Friday, February 17, 2012
Financial Media Coverage
CNBC is an interesting animal. Many praise its coverage of market events and interview exclusives while just as many criticize its sensationalism of market movements and oversimplification of investing. Something I think almost all investors and traders could find useful is Fast Money, a daily digest of market developments and analysis from industry professionals. Despite its name, the show is not some wasteland of stock tips and get-rich-quick schemes, despite what Jon Stewart may believe.
Wednesday's price action in Apple (and the market as a whole) was certainly worth the attention given on Fast Money: everyone agreed that Apple's morning move from $509 to $526 followed by a close at the daily low of $497, all on five times normal volume, signaled an important reversal and intermediate price top, and that while you shouldn't necessarily get short of the stock, long positions should be lightened.
What happened yesterday with Apple, however, received hardly any attention at all. The panelists spent less than one minute discussing what today's gap lower open, followed by stabilization, followed by a close near the daily high meant for the price reversal thesis.
Those unfamiliar with the show might attribute the producers' decision to self-preservation - they don't want to look bad. However, the show has a segment specifically for revisiting bad calls made previously by the panelists called "Fast Fire." And really, did you actually expect coyness from a show entitled "Fast Money"? That the price action caught the producers off-guard isn't an entirely meritless argument, but I'd say the chart below offers strong counter-evidence:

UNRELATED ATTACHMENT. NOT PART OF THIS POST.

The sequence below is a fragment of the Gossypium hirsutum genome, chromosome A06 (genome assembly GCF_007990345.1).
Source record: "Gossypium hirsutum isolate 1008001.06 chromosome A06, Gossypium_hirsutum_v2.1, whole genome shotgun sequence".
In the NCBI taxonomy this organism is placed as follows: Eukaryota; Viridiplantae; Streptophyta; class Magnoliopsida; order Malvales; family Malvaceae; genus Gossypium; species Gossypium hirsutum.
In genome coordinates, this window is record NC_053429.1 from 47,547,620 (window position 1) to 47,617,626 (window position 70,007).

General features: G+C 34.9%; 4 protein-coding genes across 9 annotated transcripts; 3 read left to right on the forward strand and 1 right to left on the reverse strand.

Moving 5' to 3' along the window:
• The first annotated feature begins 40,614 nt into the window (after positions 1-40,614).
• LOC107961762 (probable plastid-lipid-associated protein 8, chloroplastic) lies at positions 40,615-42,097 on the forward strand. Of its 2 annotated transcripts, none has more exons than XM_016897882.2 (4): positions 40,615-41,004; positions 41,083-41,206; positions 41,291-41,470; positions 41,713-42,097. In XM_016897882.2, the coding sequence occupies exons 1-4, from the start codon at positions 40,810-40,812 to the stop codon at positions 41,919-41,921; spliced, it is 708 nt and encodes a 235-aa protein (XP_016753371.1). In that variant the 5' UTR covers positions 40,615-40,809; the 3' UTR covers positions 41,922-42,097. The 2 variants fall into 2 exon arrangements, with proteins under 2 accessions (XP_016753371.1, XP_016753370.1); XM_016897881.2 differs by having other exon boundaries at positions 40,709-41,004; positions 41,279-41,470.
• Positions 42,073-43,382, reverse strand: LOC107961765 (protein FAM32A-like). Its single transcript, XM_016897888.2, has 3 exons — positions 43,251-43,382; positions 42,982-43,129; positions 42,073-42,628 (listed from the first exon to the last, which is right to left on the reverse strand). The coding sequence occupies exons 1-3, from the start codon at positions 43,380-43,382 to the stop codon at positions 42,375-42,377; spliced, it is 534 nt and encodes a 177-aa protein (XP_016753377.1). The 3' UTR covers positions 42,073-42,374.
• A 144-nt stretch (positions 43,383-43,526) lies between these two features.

No, there really doesn't seem to be a good reason for what happened on yesterday's show. It bothers me, not just because I'm a fan, not just because I'm an Apple shareholder, but primarily because there are people who watch the show who also control vast sums of investment capital.
We should all think critically about the financial information we consume. We know that investors have home bias for stocks to the detriment of their portfolio returns, and that's partly driven by media consumption vis-a-vis frequency of exposure. Consideration of content presentation will make you not only a more conscientious investor but also a more successful one.